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SMB Impossible, Part II

In last month’s post, we got into a meditation on business turnaround principles, as demonstrated by the philosopher Robert Irvine (the host of Restaurant: Impossible). Restaurant: Impossible is my guilty pleasure, my Keeping Up With The Kardashians. And I thought it might be beneficial to try and divine real-world business lessons from a staged, pseudo-realistic makeover show. This is roughly like learning about culture and teamwork from Survivor.

Here is a brief review of the three turnaround principles from last month’s article:

1) Who You Are Is Meaningless; What The Market Wants is Everything

This means that you should get over yourself and your original concept, and make what the market will buy from you at high margins.

2) Knock On The F*#@ing Doors

This means that you should stop pretending that you instinctively know your customer’s mind, and show some hustle with phone calls, surveys, meet-and-greets, and other opportunities that force you to come out from behind your desk to engage the customer.

3) Simplify! Cut Down The Menu and Make Everything Delicious

This means that if you are working your ass of but not profitable, you’re most likely stretched too thin, with too many unprofitable and probably low quality offerings.

And now, let’s pick the conversation back up, and learn what else the great Robert Irvine has to tell us. For the remainder of this article, I consulted heavily with Gary Sutton’s insanely practical turnaround handbook, The Six-Month Fix.

 

4) You Are Ignorant, So Fix Your Ignorance

At the beginning of a standard episode of Restaurant: Impossible, Irvine typically asks the restaurant owner how they started the restaurant. The story usually goes something like this: “Well, I spent 15 years in the manufacturing / software / live bait / other completely unrelated industry, and wasn’t fulfilled. So I took my child’s college fund and all other life’s savings, and went into a business I knew nothing about with a person whose relationship with me I would never want to damage. We are no longer on speaking terms, and I am $25k/$50/$100k/$3M in debt.

The follow-up is always, “What knowledge or experience about the restaurant industry did you have when you started?” Invariably, the answer is, “None.”

Then, “Do you know what your average daily/weekly/monthly food cost is?” –“No.”

–“Do you know what your current food inventory is, and how fresh it is?” –“No.”

There are some businesses that people romanticize. They say, someday I’ll quit the rat race and own a restaurant/bed-and-breakfast/art gallery/eBusiness/really-popular-blog. As if with any of these endeavors, simply hanging the “Open” sign rings the cash register. Restaurants and hospitality businesses are difficult on a good day. The costs are high, the staff typically young and inexperienced, the patrons ungrateful, the economy flaccid, the kitchen chaotic, yada yada yada. Even people who’ve spent years in this industry have a tough time because certain elements like tastes change quickly.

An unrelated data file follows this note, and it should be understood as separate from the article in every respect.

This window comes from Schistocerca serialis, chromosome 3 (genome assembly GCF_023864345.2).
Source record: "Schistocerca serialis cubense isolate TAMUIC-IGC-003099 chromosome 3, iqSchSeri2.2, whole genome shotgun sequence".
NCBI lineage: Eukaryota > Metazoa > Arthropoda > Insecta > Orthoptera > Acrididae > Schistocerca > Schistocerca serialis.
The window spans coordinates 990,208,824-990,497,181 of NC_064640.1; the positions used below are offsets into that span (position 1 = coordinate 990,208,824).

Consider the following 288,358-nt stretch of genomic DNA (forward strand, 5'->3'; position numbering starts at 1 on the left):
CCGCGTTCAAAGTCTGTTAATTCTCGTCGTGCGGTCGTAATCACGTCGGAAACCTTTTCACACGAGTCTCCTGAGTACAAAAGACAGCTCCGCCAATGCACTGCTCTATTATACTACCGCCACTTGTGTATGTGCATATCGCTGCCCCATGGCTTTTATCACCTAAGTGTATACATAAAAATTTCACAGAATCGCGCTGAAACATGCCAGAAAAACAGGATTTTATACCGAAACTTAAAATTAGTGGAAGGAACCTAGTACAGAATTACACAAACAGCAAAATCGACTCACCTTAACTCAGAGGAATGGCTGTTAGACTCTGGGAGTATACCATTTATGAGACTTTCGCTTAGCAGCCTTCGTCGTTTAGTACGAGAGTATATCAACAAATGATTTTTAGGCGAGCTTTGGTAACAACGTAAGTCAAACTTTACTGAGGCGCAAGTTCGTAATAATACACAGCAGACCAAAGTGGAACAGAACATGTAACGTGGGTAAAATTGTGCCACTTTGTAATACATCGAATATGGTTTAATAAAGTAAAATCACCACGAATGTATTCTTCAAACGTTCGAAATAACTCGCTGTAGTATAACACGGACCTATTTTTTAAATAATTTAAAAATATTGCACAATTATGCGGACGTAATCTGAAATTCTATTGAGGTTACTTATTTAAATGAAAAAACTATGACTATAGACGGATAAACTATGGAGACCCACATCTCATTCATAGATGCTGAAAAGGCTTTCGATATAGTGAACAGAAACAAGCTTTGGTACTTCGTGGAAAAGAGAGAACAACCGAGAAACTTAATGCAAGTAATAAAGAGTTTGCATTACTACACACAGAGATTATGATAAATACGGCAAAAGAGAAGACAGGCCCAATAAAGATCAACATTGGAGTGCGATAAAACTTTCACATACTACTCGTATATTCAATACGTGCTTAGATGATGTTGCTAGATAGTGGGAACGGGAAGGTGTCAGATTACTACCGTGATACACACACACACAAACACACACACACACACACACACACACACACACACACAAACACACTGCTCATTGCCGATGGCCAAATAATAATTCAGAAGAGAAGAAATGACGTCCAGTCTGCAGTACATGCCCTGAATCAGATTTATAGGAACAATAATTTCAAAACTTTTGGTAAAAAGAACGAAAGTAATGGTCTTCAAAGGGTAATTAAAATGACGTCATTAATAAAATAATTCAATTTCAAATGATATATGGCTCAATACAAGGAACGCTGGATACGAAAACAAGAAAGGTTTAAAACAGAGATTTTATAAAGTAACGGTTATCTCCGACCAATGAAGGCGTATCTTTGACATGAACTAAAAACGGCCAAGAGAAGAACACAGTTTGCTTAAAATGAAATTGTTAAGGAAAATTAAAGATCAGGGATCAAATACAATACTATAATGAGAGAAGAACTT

Accept that you are ignorant. Even if you’ve been in your industry for your entire career, accept the philosophical stance that at any point in time, “I know nothing.” Then, get on top of the basics. What are my costs (fixed vs variable)? What’s my breakeven point? What are my product margins? That’s it. Start with your costs and your profitability. Knowing that makes everything easier.

 

5) Forget The Grand Plan, and Stop the Negative Cash Flow

The Six-Month Fix, by Gary Sutton

Once you fix your ignorance, you can proceed to fix your loses. Those managers who are aware of their costs and still losing money are usually under one of the many common illusions in business. These are illusions like, “We’re shooting to acquire this one massive contract, and once it comes in things will get better.” Another is, “We’re just holding together until our game-changer product comes out later this year/next year/in five years.” I’m cribbing heavily from Sutton here.

The illusion in the restaurant business is usually, “We are the only authentically Italian/Lithuanian/Madagascarian/Martian restaurant in at least three miles, so if we can just wait until the economy picks up…” Just as an FYI, the economy is a great scapegoat. I’ve made this mistake too, blaming the economy for the lackluster effects of poor execution. The list of companies that created their greatest profits in the middle of, nay because of, an economic downturn is large and humbling.

This is not the time for holding tight to illusions, egos, misguided concepts or unrealistic assessments of the future. This is the time for adaptation.